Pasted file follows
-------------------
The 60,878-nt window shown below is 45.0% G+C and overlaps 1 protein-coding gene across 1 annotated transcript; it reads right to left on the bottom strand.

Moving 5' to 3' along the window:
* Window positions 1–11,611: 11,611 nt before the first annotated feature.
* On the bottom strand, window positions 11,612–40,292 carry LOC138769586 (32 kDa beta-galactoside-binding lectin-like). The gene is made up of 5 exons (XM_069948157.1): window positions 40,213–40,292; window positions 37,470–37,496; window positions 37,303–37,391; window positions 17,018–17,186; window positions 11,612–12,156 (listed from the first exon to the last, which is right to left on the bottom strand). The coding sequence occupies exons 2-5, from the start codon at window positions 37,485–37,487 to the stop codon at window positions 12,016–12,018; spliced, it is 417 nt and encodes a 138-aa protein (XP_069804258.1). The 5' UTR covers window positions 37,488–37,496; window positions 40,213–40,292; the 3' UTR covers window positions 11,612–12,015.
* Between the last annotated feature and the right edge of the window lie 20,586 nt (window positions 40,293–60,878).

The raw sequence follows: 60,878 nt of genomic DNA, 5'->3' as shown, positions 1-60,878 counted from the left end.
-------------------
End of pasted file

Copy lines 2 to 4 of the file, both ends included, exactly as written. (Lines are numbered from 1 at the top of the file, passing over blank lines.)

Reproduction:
Moving 5' to 3' along the window:
* Window positions 1–11,611: 11,611 nt before the first annotated feature.
* On the bottom strand, window positions 11,612–40,292 carry LOC138769586 (32 kDa beta-galactoside-binding lectin-like). The gene is made up of 5 exons (XM_069948157.1): window positions 40,213–40,292; window positions 37,470–37,496; window positions 37,303–37,391; window positions 17,018–17,186; window positions 11,612–12,156 (listed from the first exon to the last, which is right to left on the bottom strand). The coding sequence occupies exons 2-5, from the start codon at window positions 37,485–37,487 to the stop codon at window positions 12,016–12,018; spliced, it is 417 nt and encodes a 138-aa protein (XP_069804258.1). The 5' UTR covers window positions 37,488–37,496; window positions 40,213–40,292; the 3' UTR covers window positions 11,612–12,015.